1 small onion, finely chopped
1 small garlic clove, minced
1 large egg
1 1/2 pounds ground chicken
3 tablespoons finely chopped flat-leaf parsley
2 tablespoons tomato paste
salt and pepper

First make the peperonata:
Preheat oven to 400°F with racks in upper and lower thirds.

Toss bell peppers with 1 tablespoon oil and sea salt, then roast in a 4-sided sheet pan in lower third of oven, stirring occasionally, until tender and browned, about 35 minutes.

When finished roasting, sprinkle with capers, vinegar, and red pepper flakes and gently toss to distribute over all the peppers.

Make meatballs while peppers roast:
Soak bread in milk in a small bowl until softened, about 4 minutes, stirring occasionally to distribute milk and break up the chunks of bread.

Saute pancetta, onion, and garlic in 1 tablespoon oil over medium heat until onion is softened, about 6 minutes. Cool slightly.

Lightly beat egg in a large bowl with 1 tablespoon tomato paste, then gently combine with chicken, pancetta mixture, bread mixture, parsley, 1 teaspoon salt and 1/2 teaspoon ground black pepper. To get the most tender meatballs possible, avoid overworking the mixture. Form 16 meatballs and arrange in a baking dish. Brush the remaining tomato paste over the tops of the meatballs. The brushed tomato paste will add beautiful color to the tops of the baked turkey meatballs.

Bake in upper third of oven until meatballs are just cooked through, about 20-25 minutes.

While the meatballs are baking, it'd be easy to throw together a salad of shredded carrot, thinly sliced celery and radishes, and red leaf lettuce. The fresh, crunchy salad plus some Italian bread rounds out the polpette and peperonata for a simple and flavorful meal!

06 September 2009


One of the ways I am inspired to cook is by seeing beautiful ingredients. For example, there were four giant, crisp green apples in my fruit bowl, and whenever I looked at them a vision of homemade apple pie kept coming to mind. So I followed the vision and made a pie, just like that. Not because it was Thanksgiving (when I am supposed to crank out three pies) or because anyone asked me to, but simply for the joy of making these fruit into what they wanted to be. I blanched the apple slices before mounding them into the pie shell so that they would be tender and juicy after baking and not crisp and dry (as so often is the case with my apple pies!), and I spiced them up with cinnamon and cardamom.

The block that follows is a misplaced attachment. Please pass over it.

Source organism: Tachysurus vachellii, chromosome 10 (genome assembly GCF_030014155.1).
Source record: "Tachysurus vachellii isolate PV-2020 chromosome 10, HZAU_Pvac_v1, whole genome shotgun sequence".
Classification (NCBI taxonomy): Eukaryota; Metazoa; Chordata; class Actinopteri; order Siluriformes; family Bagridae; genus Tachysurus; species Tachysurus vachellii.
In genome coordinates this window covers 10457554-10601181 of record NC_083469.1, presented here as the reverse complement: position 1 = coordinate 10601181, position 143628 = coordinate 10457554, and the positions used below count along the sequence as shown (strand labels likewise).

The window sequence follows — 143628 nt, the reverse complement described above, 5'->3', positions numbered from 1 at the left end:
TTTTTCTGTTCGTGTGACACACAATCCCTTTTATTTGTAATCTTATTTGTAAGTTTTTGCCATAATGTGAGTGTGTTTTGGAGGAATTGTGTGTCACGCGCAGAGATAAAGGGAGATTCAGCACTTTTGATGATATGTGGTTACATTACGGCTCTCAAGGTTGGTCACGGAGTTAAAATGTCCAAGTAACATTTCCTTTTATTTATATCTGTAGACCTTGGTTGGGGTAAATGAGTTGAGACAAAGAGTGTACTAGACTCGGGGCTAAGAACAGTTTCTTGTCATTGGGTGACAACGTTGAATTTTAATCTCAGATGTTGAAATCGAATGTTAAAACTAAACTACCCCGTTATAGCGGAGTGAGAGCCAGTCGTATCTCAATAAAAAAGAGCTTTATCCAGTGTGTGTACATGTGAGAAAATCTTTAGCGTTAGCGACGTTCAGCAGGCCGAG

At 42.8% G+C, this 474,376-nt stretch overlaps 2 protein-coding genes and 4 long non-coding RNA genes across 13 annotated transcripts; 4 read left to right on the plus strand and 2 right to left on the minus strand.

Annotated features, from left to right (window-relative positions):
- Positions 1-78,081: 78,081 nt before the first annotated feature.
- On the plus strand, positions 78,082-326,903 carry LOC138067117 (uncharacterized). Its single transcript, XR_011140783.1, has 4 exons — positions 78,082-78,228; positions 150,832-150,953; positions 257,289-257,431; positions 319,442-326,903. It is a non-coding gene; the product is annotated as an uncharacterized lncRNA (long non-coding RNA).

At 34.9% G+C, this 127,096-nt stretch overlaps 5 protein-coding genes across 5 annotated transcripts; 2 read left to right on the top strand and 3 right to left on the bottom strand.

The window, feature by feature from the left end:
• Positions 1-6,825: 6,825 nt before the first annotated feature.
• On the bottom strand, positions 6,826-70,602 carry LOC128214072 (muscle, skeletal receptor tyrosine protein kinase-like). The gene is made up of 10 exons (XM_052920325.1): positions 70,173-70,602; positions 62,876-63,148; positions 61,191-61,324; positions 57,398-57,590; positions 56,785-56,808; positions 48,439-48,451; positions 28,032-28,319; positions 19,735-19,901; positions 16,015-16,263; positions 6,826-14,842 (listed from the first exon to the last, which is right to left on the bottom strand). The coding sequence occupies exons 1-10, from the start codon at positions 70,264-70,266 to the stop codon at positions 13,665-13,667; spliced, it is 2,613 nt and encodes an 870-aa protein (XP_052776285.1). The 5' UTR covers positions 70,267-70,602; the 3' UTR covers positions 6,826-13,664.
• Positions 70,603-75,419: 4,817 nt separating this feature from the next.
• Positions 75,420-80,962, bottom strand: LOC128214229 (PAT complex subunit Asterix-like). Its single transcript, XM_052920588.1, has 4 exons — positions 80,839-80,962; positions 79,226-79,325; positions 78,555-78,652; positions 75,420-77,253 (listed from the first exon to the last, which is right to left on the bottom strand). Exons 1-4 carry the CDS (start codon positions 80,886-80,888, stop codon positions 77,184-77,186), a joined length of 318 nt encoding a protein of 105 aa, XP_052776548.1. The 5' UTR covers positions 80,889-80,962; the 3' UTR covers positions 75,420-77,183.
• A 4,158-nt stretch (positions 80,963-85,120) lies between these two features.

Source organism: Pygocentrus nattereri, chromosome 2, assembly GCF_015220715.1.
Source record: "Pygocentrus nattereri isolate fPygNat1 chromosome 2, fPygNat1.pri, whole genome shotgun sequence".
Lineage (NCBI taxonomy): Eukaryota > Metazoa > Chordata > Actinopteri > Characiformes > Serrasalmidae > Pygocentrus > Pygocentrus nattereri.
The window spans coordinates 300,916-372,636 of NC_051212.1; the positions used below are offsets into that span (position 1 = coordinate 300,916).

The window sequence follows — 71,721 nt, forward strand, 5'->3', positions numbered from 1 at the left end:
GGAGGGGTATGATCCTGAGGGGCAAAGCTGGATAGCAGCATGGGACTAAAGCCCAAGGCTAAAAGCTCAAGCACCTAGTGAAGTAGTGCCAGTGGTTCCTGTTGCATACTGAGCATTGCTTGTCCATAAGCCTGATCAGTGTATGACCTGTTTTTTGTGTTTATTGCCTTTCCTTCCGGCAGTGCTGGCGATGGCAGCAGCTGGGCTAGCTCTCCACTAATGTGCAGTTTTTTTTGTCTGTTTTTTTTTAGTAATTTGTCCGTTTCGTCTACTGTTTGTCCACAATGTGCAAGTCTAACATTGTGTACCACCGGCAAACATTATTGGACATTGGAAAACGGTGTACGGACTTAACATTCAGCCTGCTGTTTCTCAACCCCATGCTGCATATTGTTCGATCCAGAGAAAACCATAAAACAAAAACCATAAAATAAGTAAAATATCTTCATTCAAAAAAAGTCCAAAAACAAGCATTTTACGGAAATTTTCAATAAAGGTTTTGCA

Then my sister visited and asked me for her traditional birthday banana cream pie. I've been making these banana cream pies for I don't know how many years! I thought I was off the hook this year, with Anna having moved out to Pittsburgh, but when she came in August for a short visit, how could I say no? This year I made it with less filling than usual because she likes a higher crust-to-filling ratio. Plus, that way we all can take bigger slices!

If you are thinking that I'm not a fan of making pies, you're right. I think my main reluctance in making pies comes from having to deal with finicky pie crust and wrestling it into the pie dish without it falling apart on me. However, I've learned that using a food processor, very cold butter, truly ice-cold water, and minimal time processing really helps in getting a tender, flaky crust. To more easily get the dough rolled out and into the pan, I shape the dough into discs (not balls, as some recipes might direct you to do), wrap it in plastic wrap, and chill it in the fridge for 30 minutes. (This helps prevent gluten from developing and making your crust rubbery.) Then I roll the dough out into a circle on the plastic wrap itself, invert the pie plate over the rolled-out dough, and then slip my hand under the plastic wrap and flip the pie plate together with dough to get it right side up. After making sure the dough is centered in the plate, I then carefully peel the plastic wrap off of the dough. And there you go!

Do any of you have some great pie-making tips? I'd love to hear from you!